Brian Sainsbury is Head Teacher at Woodcroft School. The school won the Autism Accreditation Excellence Award at the 2017 Autism Professionals Awards for their innovative home-school transport scheme. Here, Brian shares his top 5 tips on setting up home-school transport for autistic students.
Author: Brian Sainsbury
Top 5 autism tips for professionals: transport to school for autistic students
Suitable vehicles should be purchased with the following criteria in mind:
All seats should face forward. There should be sufficient space between rows/seats to reduce the necessity of passengers physically touching each other. Seats should have high backs and/or limited sightlines with other passengers.
Vehicles should be regularly checked for exterior and interior safety, including ensuring that no extraneous objects or items are within reach of passengers. Only drivers should have access to the controls for windows and doors
Procedures should be in place, including:
- individual passenger information
- medical bags as required
- emergency plans
- mobile phones
Access to additional travel accessories for comfort or health and safety purposes e.g.:
- seat belt clips
- safety harnesses
- shoulder strap padding
- neck cushion
- functioning heating
Crew members who are calm and experienced should be carefully recruited and trained. Their training should include:
- autism awareness
- techniques and strategies to maintain health and safety and safeguarding needs.
- opportunities for drivers to familiarise themselves with routes and the vehicles without passengers on board.
Opportunities should be provided for new crew members to ride alongside current crews on a number of different routes. This enables them to be flexible if a change of route or vehicle is required at short notice.
Where possible, ‘taster’ sessions in classrooms or on school activities should be provided for drivers and travel assistants in order for them to see some of the autism-friendly strategies in place. This will also help them familiarise themselves with school routines, staff teams and pupils.
Crews should be chosen for individual routes according to their prior experience and knowledge. Ratios should be considered carefully to reflect the needs and number of pupil passengers.
- Routes should be planned to keep travel times to the minimum.
- Procedures should be in place to identify the safest and most manageable routes, for example those with potential ‘pull in’ areas in case of emergencies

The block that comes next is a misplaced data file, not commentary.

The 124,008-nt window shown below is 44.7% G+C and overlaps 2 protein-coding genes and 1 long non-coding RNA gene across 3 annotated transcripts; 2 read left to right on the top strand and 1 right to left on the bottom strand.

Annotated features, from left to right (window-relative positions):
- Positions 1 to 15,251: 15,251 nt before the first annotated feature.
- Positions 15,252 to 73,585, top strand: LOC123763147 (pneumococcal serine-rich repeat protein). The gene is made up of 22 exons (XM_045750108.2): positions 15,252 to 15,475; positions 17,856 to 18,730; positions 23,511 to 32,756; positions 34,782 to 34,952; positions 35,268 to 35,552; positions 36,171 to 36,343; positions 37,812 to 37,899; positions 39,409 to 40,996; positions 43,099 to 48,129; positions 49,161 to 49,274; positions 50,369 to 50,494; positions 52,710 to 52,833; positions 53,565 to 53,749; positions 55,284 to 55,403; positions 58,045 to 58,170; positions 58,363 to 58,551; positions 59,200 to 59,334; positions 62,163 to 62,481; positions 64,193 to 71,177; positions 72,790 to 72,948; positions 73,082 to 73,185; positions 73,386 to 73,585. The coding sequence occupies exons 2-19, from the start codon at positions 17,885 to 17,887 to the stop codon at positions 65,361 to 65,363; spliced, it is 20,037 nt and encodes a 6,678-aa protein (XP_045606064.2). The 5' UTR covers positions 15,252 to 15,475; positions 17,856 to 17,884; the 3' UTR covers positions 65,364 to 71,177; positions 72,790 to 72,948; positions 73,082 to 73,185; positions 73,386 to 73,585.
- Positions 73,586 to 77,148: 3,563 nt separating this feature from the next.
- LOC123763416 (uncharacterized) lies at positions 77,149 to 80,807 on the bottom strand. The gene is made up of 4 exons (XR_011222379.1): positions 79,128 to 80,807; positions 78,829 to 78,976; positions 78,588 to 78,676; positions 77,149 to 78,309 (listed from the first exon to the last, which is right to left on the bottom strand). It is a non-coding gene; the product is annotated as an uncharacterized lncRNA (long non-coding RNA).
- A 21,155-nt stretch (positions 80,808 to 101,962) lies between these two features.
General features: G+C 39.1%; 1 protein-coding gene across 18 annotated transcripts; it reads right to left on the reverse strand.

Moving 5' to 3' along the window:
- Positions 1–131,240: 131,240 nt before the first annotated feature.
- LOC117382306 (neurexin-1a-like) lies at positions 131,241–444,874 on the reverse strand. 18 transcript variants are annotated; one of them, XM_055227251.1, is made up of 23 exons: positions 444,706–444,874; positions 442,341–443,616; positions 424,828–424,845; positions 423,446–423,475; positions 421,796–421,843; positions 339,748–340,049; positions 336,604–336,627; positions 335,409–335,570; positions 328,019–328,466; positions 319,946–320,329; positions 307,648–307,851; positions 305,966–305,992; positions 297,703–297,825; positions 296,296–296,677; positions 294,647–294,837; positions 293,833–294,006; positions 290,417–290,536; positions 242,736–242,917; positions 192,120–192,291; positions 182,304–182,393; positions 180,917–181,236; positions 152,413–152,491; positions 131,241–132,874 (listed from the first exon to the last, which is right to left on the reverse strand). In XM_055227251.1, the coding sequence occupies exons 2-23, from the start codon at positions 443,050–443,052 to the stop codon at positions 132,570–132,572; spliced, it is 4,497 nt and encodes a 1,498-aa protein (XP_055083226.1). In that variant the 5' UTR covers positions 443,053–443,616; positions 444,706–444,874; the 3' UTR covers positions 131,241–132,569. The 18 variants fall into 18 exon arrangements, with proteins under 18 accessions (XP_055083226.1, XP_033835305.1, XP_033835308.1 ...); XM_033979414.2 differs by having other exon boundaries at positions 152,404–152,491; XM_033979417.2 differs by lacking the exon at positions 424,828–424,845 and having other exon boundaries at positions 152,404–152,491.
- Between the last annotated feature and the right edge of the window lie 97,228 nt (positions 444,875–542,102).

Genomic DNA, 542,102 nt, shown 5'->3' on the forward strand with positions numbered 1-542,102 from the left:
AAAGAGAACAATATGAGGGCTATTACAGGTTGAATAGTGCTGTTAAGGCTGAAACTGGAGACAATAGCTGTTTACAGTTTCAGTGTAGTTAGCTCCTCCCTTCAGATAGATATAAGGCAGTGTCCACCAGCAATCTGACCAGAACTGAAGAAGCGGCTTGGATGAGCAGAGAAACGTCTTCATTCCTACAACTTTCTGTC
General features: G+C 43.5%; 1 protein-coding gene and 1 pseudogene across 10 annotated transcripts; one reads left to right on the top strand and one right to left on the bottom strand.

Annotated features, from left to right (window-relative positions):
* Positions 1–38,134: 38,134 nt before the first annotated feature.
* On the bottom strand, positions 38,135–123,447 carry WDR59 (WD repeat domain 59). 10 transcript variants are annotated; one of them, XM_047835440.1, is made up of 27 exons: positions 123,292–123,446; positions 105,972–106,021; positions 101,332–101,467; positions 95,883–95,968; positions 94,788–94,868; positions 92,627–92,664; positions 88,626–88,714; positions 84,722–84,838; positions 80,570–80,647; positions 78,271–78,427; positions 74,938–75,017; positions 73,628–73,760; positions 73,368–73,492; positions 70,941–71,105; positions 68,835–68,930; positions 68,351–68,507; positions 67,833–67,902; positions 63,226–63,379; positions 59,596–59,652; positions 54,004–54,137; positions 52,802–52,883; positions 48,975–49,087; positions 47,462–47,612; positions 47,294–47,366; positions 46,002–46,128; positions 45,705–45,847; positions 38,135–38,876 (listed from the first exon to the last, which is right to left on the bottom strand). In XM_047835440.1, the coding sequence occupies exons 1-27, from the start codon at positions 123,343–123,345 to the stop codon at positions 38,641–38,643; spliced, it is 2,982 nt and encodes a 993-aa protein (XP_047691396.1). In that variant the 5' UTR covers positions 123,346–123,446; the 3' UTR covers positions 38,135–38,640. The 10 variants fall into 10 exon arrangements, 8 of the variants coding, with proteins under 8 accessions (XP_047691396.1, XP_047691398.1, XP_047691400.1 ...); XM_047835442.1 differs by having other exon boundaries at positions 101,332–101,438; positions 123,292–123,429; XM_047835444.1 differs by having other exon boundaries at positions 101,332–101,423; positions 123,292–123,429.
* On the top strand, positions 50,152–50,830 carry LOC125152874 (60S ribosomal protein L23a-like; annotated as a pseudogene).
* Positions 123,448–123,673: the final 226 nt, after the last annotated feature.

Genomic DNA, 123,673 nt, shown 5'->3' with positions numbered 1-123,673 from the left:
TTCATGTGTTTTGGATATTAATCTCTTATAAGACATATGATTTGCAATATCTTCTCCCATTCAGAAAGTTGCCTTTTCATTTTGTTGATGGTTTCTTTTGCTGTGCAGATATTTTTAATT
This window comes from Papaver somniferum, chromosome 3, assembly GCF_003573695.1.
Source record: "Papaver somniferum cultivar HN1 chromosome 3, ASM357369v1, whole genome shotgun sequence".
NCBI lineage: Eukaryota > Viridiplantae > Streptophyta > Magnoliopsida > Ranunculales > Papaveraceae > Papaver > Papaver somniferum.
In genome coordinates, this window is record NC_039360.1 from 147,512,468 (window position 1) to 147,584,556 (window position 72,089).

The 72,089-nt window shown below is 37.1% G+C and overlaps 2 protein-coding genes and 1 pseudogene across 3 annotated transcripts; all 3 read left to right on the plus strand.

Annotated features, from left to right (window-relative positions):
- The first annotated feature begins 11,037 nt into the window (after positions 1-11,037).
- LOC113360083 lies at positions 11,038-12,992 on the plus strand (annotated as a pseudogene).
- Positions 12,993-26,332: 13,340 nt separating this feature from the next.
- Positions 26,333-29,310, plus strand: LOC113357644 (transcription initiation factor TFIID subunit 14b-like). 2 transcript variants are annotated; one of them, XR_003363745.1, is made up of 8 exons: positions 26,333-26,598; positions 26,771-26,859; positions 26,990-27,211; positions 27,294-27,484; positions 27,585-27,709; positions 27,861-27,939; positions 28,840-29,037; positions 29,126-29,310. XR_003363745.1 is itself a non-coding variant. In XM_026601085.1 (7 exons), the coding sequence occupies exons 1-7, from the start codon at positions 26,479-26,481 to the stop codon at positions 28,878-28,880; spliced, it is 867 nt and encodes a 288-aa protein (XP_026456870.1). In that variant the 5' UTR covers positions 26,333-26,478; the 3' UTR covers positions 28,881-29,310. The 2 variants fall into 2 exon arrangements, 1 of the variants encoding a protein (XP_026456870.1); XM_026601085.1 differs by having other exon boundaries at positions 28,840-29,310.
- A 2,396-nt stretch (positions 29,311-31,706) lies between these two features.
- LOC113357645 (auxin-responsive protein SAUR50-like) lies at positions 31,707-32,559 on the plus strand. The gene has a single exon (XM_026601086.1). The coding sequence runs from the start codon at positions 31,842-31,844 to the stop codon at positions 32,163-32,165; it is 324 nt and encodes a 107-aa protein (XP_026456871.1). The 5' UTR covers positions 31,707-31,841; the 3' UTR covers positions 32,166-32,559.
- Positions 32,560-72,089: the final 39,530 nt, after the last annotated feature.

- Avoid routes known to have no phone signal.
- Routes should be checked before departure to verify localised traffic conditions ‘on the day’.
- Passenger’s profiles should be assessed to ensure they are grouped to reduce known problem ‘combinations’.
- If necessary pupils should travel alone, with the appropriate crew and assistant ratios.
In order to reduce stress and anxiety, adjustments should be made to routes and times of departure. For example, for those passengers who find long waits in heavy traffic difficult, departure times may be planned for a less busy time of day. To avoid certain problem areas with known roadworks, routes that are more predictable but possibly longer could be chosen.
At times, it may be necessary to ‘match’ crews to passengers. For example, at the beginning of a new transport provision, a travel assistant who has prior experience with that child may be chosen.
4. Journey experience
Crews should be aware of individual passenger profiles and aspects to consider and provide for include:
- medical, communication, behavioural and sensory issues
- likes/preferences, known dislikes or ‘triggers’ for anxiety
- what helps them to calm, reduce anxiety levels or avoid sensory overload
As well as familiarising themselves with individual passengers’ specific ways of communicating, crews should be trained to use minimal, positive (or diversional) language and maintain a calm and light-hearted atmosphere.
The use of visual cue cards or objects of reference may be appropriate in some cases, and the use of ‘scripts’ or phrases that provide familiarity and clarity can also be very helpful.
Crews should endeavour to maintain a cool and calm environment in the vehicle. This may include the provision of calming or easy listening music (via the vehicle sound system or individual headphones as appropriate).
Provision of activities that enable passengers to entertain themselves on journeys are encouraged, this might include technology such as iPad or Kindles, sketch pad, cards or books, sensory items such as fidgets or chewies.
All items provided must be safe and individual pupil risk assessments taken into account e.g. those children known to use objects as ‘missiles’ may be given items that are soft or attached to a coil key ring.
Parents and carers
Crews should be encouraged to support and communicate with parents/carers in a clear and professional manner.
Policies should be in place to maintain safe procedures and safeguard all persons involved in the journey as well as maintaining a high degree of professionalism, with a calm and friendly approach. The aim is that parents feel they can trust the crew to provide the best possible service for their child.
Crews and school staff who settle the pupils onto the vehicle, or who receive them on arrival, should always endeavour to see the whole journey from the classroom to the home as a continuum. This will hopefully facilitate a productive, calm and safe transition between home and school.
Suitable transport provision, as part of a safe, calm and effective transition to and from the pupil’s home to school, should be seen as an important aspect of the school day. It should be part of a pupil’s access to appropriate educational provision. For some pupils, this is the start of an all-important move into a positive approach to coming in to school and ultimately accessing the curriculum.
Date added: 26 September 2017